Reagent Friday: Lithium Di-isopropyl Amide (LDA)
Last updated: October 16th, 2020 |
Lithium Diisopropyl Amide (LDA), A Strong, Sterically Hindered Base
In a blatant plug for the Reagent Guide, each Friday I profile a different reagent that is commonly encountered in Org 1/ Org 2. Version 1.2 just got released last week, with a host of corrections and a new page index.
If NaNH2 is a piranha, then today’s reagent – lithium diisopropylamide (LDA) is like a hammerhead shark. It’s also got a powerful bite, but that distinctive proboscis can get in the way. So LDA can’t reach into tight spaces the same way that NaNH2 can.
Formation Of Less Hindered (“Kinetic”) Enolates With LDA
In other words: LDA is a strong, bulky base. The most common use of LDA is in the formation of enolates. In the example below, notice how both carbons flanking the C=O have C-H bonds? LDA will remove the proton selectively from the carbon substituted with the fewest number of carbons:
Also note the temperature (–78 °C). There’s nothing special about –78° relative to –72° or –60° for this to work – it’s just that cold temperatures improve the selectivity, and –78°C happens to be the temperature of a very cheaply prepared cold bath (dry ice and acetone). A common solvent for this is tetrahydrofuran (THF).
Alkylation, Halogenation, And Aldol Reaction Of Enolates Obtained With Lithium Diisopropylamide
Why is LDA useful? Well, enolates are extremely useful nucleophiles, able to participate in SN2 reactions with alkyl halides as well as the aldol reaction (among many other things). If we used NaNH2 to form an enolate like this, we’d likely get a mixture of two enolates, which would lead to a mixture of products. The selectivity of LDA in forming the less substituted enolate makes it extremely useful.
Formation of Less-Substituted Alkenes (“Non-Zaitsev” or “Hoffmann” Products) In Elimination Reactions
Formation Of Less Substituted Enolates With LDA: Mechanism
How it works:
This diagram below shows the reaction between LDA and the ketone. Note the bonds that are forming (N-H, C-C) and the bonds that are breaking (C–H, C–O). The enolate that is formed has a resonance isomer where the negative charge is on the carbon. This is, in some respects, the more “important” resonance form, as it is the carbon that tends to be a better nucleophile than oxygen in reactions of enolates.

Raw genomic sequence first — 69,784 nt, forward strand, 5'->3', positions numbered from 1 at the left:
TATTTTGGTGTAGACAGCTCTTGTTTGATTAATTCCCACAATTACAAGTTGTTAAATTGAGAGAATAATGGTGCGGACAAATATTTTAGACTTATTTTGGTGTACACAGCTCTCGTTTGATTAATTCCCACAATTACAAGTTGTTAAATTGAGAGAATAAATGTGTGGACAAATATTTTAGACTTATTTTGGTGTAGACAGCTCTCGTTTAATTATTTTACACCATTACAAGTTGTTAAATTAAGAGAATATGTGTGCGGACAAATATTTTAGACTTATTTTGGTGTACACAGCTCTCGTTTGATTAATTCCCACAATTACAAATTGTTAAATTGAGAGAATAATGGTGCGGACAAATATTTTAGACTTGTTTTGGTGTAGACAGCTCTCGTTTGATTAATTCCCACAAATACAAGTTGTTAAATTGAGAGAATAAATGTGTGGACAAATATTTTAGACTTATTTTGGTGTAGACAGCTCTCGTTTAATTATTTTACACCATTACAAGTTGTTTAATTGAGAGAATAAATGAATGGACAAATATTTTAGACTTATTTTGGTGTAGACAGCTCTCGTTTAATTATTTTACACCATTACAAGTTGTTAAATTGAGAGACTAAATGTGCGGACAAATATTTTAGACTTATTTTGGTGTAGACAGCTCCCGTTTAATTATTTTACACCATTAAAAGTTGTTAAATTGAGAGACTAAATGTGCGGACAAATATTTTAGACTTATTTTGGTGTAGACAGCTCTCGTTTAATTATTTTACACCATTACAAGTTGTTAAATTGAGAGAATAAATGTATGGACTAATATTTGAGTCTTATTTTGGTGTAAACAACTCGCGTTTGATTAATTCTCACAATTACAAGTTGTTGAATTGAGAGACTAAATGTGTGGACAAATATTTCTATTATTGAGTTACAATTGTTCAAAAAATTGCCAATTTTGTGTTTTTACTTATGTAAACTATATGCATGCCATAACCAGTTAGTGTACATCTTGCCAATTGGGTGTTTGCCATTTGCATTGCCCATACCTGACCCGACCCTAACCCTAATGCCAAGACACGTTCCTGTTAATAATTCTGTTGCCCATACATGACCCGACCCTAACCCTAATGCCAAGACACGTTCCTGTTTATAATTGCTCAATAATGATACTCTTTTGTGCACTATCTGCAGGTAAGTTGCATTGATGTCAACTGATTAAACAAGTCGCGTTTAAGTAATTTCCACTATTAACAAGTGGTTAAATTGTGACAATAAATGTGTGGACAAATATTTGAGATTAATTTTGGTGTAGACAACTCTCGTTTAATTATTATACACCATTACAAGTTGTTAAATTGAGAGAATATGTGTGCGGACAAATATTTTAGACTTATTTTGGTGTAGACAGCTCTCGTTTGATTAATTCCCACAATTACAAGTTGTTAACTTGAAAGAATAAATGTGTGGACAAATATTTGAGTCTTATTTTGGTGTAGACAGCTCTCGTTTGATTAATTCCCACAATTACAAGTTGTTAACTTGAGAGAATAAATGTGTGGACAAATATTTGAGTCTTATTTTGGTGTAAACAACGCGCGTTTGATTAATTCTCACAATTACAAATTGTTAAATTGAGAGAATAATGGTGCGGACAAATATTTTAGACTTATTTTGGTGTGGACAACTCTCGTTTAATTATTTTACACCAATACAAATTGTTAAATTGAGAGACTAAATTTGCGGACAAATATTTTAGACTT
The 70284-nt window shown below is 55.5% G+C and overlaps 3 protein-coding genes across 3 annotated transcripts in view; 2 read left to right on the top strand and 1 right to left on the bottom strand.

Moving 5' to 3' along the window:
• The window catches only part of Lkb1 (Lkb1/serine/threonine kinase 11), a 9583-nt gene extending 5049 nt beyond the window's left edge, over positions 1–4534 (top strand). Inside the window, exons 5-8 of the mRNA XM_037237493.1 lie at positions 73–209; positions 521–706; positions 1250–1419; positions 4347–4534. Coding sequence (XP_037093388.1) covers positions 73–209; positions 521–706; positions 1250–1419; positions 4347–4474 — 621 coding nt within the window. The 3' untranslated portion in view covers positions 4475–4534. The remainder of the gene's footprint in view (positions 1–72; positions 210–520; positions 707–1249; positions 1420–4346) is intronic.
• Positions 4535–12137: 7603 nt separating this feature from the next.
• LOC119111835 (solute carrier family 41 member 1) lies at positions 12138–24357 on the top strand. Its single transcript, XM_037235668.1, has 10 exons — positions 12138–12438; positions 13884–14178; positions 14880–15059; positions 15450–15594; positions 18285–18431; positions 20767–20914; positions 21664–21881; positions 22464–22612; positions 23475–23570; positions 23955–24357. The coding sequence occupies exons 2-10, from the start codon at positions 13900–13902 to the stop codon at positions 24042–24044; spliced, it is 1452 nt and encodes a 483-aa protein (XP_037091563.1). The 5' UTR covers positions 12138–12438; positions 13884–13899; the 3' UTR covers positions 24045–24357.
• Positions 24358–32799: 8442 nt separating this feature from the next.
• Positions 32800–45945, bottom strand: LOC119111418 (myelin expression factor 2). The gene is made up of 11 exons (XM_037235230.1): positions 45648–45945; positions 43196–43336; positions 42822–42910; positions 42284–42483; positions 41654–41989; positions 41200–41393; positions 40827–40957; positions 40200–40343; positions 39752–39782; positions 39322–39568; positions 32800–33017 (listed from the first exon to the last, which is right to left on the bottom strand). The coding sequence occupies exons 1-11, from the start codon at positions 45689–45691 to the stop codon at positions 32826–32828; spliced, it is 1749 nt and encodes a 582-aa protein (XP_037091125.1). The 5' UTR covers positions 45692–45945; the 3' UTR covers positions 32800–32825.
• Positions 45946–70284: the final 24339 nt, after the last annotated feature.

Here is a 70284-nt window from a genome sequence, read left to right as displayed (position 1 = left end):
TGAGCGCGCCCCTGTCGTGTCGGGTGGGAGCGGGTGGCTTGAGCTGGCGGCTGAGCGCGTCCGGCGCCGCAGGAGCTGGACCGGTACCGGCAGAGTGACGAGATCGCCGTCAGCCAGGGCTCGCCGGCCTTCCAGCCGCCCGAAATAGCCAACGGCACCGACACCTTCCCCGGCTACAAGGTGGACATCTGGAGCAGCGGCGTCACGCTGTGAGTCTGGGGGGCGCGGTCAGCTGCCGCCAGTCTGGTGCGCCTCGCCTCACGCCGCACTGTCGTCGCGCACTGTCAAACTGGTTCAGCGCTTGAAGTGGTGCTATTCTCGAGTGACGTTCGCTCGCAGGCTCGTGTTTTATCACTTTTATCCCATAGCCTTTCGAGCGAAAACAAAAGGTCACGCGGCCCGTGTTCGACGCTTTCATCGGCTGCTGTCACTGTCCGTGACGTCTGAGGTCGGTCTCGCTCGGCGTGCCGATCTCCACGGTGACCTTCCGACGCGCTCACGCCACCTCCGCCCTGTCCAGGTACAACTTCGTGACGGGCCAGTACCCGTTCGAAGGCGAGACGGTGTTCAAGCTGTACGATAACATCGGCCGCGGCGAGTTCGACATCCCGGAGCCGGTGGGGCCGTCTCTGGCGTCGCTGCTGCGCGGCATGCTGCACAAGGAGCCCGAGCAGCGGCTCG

(Advanced) References and Further Reading
- THE α-ALKYLATION OF ENOLATES FROM THE LITHIUM-AMMONIA REDUCTION OF α,β-UNSATURATED KETONES
Gilbert Stork, Perry Rosen, and Norman L. Goldman
Journal of the American Chemical Society 1961, 83 (13), 2965-2966
This paper has one of the first descriptions of kinetic enolate formation in the literature – “The success of the trapping of the enolate ion IV depends on the alkylation reaction being faster than equilibration of the initially produced enolate IV to the more stable II via proton transfer with some initially formed neutral alkylated ketone.”
- Tetrahedron report number 25: Ketone enolates: regiospecific preparation and synthetic uses
Tetrahedron 1976, 32 (24), 2979-2990
This review covers various methods for enolate formation, and has data on the composition of various ketone-enolate mixtures formed under kinetic and thermodynamic conditions.Prof. H. O. House (MIT, then Georgia Tech) published a series of papers on carbanion and enolate chemistry, studying kinetic and thermodynamic enolate formation in detail. A selection of these papers is below:
- The Chemistry of Carbanions. V. The Enolates Derived from Unsymmetrical Ketones
Herbert O. House and Vera Kramar
The Journal of Organic Chemistry 1963, 28 (12), 3362-3379
- The Chemistry of Carbanions. IX. The Potassium and Lithium Enolates Derived from Cyclic Ketones
Herbert O. House and Barry M. Trost
The Journal of Organic Chemistry 1965 30 (5), 1341-1348
- Chemistry of carbanions. XV. Stereochemistry of alkylation of 4-tert-butylcyclohexanone
Herbert O. House, Ben A. Tefertiller, and Hugh D. Olmstead
The Journal of Organic Chemistry 1968, 33 (3), 935-942
- Thermodynamic and Kinetic Controlled Enolates: A Project for a Problem-Oriented Laboratory Course
Augustine Silveira Jr., Michael A. Knopp, and Jhong Kim
Journal of Chemical Education 1998, 75 (1), 78
A paper from J. Chem. Ed. that covers how to demonstrate the concepts of kinetic and thermodynamic enolates in an undergraduate laboratory session.